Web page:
DIY







Build Your Own Home Metal Foundry

You can make your own shop tools and probably earn a living besides if you follow the plan outlined in this article, including instructions, diagrams and details of working with metal.

| January/February 1982

It's funny how an event will sort of get stuck in your mind. I can clearly remember, some 20 years ago, holding a complicated-looking — and expensive — machine part in my hand and thinking how difficult it must be to form that piece. Today, however, I'm able not only to duplicate that part (for pennies), but am able to make just about any component I need — to equip my shop, fix my car or merely tickle my fancy — by going no farther than my own back yard! Did I buy a tool-and-die company? Well, not quite. Instead, you might say I "founded" one, for a total investment of about $30 and the time it took me to learn, through experience, the basics of home metal casting. 

Establishing a Compact Foundry 

Believe it or not, it's fairly easy to establish a compact foundry at home, since — if you enjoy puttering around the house — you probably already have on hand most of what you need to build one. Metal casting (a craft that's been practiced for thousands of years by so-called "primitive" people) harbors no secrets: If you can whittle a whistle, you can make a pattern ... if you've ever built sand castles, you can make a mold ... and if you can boil water, you can melt metal and pour it into that mold. It really is that simple.

Of course, I never intended to take up foundry work just for fun. Someone (whose name is long forgotten but whose message has hung on) once told me that a metal lathe is the only machine in a shop that can duplicate itself. So, thinking about the old chicken soup recipe that starts out "first you get a chicken," I figured that if I could build a lathe — using my new casting skills — nothing would prevent me from going hog-wild and manufacturing all the other tools I needed to outfit my workshop.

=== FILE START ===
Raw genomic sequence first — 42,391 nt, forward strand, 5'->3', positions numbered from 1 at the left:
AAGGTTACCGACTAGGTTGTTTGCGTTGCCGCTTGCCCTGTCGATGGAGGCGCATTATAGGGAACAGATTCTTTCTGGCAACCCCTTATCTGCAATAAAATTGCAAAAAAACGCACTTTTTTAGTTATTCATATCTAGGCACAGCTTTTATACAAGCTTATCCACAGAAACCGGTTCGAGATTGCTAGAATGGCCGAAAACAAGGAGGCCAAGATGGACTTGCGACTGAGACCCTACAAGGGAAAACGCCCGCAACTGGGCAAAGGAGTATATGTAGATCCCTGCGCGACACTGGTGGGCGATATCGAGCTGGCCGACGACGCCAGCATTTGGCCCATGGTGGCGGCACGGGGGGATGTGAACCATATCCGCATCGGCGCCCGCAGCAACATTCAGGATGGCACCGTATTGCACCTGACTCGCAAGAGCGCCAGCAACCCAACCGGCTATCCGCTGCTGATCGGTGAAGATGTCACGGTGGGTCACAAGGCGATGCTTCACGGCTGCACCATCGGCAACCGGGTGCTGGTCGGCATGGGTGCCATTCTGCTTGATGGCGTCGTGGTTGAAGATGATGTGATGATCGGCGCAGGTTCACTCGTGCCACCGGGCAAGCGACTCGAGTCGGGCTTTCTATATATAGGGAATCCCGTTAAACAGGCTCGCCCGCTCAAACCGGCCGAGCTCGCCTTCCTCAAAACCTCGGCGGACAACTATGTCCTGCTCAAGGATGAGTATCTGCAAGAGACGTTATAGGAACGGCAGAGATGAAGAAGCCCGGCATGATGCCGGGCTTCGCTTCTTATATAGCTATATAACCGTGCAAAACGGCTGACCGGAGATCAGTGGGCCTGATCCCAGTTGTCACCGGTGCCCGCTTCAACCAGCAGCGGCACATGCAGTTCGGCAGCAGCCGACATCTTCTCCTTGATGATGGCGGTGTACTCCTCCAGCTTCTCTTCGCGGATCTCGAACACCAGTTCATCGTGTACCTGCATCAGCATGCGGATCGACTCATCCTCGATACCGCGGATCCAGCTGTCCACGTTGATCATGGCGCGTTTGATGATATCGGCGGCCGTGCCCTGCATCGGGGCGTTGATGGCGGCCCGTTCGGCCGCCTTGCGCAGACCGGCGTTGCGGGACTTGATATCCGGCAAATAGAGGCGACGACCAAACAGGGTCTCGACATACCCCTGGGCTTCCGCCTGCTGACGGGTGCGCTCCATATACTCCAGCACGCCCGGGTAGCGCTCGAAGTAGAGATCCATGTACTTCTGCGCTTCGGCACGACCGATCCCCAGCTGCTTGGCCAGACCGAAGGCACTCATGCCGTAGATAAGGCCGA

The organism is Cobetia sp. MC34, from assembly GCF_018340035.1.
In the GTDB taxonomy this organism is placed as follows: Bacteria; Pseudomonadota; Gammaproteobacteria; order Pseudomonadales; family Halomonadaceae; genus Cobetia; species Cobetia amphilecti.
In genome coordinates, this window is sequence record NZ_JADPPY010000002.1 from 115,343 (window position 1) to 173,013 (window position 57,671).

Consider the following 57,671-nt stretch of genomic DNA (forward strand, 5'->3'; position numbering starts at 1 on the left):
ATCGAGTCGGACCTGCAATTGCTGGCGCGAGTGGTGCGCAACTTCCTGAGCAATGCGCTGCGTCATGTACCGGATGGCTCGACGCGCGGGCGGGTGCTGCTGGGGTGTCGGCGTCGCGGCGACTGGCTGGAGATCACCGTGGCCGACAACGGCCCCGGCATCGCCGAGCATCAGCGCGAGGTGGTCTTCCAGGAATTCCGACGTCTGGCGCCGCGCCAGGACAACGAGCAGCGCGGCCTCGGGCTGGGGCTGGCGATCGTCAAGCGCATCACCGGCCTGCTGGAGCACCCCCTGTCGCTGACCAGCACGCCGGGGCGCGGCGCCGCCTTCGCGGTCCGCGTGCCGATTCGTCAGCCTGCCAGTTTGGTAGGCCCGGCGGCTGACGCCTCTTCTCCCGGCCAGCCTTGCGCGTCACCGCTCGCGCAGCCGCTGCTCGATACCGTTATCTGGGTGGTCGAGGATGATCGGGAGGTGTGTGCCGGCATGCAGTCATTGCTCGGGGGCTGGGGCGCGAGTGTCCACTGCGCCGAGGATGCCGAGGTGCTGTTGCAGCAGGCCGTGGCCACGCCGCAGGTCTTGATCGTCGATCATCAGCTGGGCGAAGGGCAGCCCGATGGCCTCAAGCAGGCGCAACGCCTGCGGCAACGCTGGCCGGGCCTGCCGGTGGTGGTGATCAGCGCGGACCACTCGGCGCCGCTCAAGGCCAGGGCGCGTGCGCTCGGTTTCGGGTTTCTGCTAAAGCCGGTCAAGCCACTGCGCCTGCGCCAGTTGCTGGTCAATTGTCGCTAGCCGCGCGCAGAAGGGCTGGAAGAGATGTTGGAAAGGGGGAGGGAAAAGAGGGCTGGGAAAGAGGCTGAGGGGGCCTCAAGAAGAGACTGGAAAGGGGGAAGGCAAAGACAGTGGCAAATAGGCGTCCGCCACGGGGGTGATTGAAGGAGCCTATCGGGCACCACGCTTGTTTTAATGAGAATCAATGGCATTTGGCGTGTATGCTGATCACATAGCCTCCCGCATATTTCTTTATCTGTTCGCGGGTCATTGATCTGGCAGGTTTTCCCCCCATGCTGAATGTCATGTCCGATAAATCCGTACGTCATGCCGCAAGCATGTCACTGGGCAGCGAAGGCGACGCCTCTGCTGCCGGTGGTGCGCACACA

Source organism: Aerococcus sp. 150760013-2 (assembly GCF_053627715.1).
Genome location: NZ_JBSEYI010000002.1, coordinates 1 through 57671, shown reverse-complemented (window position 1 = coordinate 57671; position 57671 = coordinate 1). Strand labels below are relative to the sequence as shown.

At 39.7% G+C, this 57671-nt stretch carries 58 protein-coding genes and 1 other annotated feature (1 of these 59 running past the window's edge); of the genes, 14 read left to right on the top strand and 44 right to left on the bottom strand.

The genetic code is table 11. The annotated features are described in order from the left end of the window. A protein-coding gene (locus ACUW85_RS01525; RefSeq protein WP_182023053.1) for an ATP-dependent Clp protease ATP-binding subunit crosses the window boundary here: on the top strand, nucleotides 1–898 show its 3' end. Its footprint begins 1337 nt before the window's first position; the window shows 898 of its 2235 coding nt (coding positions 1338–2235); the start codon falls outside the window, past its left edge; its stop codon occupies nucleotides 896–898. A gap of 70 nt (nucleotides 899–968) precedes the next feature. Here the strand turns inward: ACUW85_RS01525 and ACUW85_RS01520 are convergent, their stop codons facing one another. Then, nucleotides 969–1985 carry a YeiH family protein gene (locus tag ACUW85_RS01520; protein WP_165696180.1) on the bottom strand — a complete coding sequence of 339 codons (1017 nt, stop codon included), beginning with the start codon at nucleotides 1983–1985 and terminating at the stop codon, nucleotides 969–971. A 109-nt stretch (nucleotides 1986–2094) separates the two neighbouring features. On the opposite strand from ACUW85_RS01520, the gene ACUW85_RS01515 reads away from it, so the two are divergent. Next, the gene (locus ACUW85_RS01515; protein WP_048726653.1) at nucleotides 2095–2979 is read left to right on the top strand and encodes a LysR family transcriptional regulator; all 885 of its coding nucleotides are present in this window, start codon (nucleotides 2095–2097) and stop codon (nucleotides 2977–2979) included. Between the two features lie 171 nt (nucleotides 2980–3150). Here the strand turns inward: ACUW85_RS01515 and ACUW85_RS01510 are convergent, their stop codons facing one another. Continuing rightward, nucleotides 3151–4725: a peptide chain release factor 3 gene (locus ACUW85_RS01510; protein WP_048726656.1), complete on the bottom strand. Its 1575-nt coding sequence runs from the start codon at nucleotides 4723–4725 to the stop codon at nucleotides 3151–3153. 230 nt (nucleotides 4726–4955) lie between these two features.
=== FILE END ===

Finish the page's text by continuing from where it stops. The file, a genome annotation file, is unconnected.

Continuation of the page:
However, I hadn't counted on the unsolicited business that came my way once I'd set up my home foundry (and has often kept me too happily busy to cast tools for myself). When word got around that I was casting metal, it seemed the whole dang county was beating a path to my door, looking for me to make kitchen utensils, repair tool parts or fabricate structural members (for wind plants, greenhouses, geodesic domes and more) in exchange for goods, services or cold cash. After a while I began casting distinctive objects of art that — with the help of a simple on-site foundry demonstration — paved my way with green at local flea markets and crafts festivals where enthusiastic onlookers fairly tripped over themselves to better their view and lighten their billfolds!



The Basic Components of a Metal Foundry

When I said it doesn't take much material to set up a small foundry, I meant it. For example, wood charcoal is the "classic" foundry fuel although the casting industry now uses natural gas almost exclusively. But after an unsuccessful attempt at using a homemade gas burner, I switched to charcoal briquets and have stuck with them ever since.

Besides being inexpensive and readily available, the solid fuel can fire a foundry that's set up in a rural area where there might not be a gas line. Better yet, the charcoal can even be manufactured right on the homestead (simply cover ricks of hardwood with earth and allow them to smolder from within for several weeks). Doing it yourself has an advantage other than low cost, too, because homemade charcoal doesn't contain the binding agents — found in store-bought briquets — that eventually create airflow-blocking klinkers in the furnace. (The charcoal-making process also yields gaseous and liquid by-products — such as methane, wood alcohol and other volatiles — that can have value in themselves.)

jennyross
3/28/2014 3:53:38 AM

Greatly useful post. Thanks for the blue prints. Will be greatly useful to metal workers especially. will surely share this one with our readers at http://www.bipico.com







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